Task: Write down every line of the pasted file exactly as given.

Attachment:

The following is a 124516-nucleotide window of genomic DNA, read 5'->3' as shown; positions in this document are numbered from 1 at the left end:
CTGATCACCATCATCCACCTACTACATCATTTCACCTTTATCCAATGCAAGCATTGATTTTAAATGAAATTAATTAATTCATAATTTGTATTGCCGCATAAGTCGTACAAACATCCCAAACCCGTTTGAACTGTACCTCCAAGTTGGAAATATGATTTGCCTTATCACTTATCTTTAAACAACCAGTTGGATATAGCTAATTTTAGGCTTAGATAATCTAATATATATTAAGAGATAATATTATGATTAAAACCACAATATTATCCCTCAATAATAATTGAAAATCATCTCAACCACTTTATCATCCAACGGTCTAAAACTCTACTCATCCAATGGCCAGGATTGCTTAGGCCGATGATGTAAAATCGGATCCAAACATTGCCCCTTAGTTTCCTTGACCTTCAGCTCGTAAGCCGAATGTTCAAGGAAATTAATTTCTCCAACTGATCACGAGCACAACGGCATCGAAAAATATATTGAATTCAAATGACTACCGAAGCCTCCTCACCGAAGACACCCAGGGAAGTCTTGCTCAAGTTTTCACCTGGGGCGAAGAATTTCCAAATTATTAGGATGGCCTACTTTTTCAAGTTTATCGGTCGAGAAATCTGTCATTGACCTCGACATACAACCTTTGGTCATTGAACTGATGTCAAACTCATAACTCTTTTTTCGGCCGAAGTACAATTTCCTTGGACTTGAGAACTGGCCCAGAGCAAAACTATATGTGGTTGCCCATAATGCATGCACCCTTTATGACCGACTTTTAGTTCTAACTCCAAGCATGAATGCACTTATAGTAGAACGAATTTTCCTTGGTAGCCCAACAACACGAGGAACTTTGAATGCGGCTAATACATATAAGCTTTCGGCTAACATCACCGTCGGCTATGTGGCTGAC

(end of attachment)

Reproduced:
The following is a 124516-nucleotide window of genomic DNA, read 5'->3' as shown; positions in this document are numbered from 1 at the left end:
CTGATCACCATCATCCACCTACTACATCATTTCACCTTTATCCAATGCAAGCATTGATTTTAAATGAAATTAATTAATTCATAATTTGTATTGCCGCATAAGTCGTACAAACATCCCAAACCCGTTTGAACTGTACCTCCAAGTTGGAAATATGATTTGCCTTATCACTTATCTTTAAACAACCAGTTGGATATAGCTAATTTTAGGCTTAGATAATCTAATATATATTAAGAGATAATATTATGATTAAAACCACAATATTATCCCTCAATAATAATTGAAAATCATCTCAACCACTTTATCATCCAACGGTCTAAAACTCTACTCATCCAATGGCCAGGATTGCTTAGGCCGATGATGTAAAATCGGATCCAAACATTGCCCCTTAGTTTCCTTGACCTTCAGCTCGTAAGCCGAATGTTCAAGGAAATTAATTTCTCCAACTGATCACGAGCACAACGGCATCGAAAAATATATTGAATTCAAATGACTACCGAAGCCTCCTCACCGAAGACACCCAGGGAAGTCTTGCTCAAGTTTTCACCTGGGGCGAAGAATTTCCAAATTATTAGGATGGCCTACTTTTTCAAGTTTATCGGTCGAGAAATCTGTCATTGACCTCGACATACAACCTTTGGTCATTGAACTGATGTCAAACTCATAACTCTTTTTTCGGCCGAAGTACAATTTCCTTGGACTTGAGAACTGGCCCAGAGCAAAACTATATGTGGTTGCCCATAATGCATGCACCCTTTATGACCGACTTTTAGTTCTAACTCCAAGCATGAATGCACTTATAGTAGAACGAATTTTCCTTGGTAGCCCAACAACACGAGGAACTTTGAATGCGGCTAATACATATAAGCTTTCGGCTAACATCACCGTCGGCTATGTGGCTGAC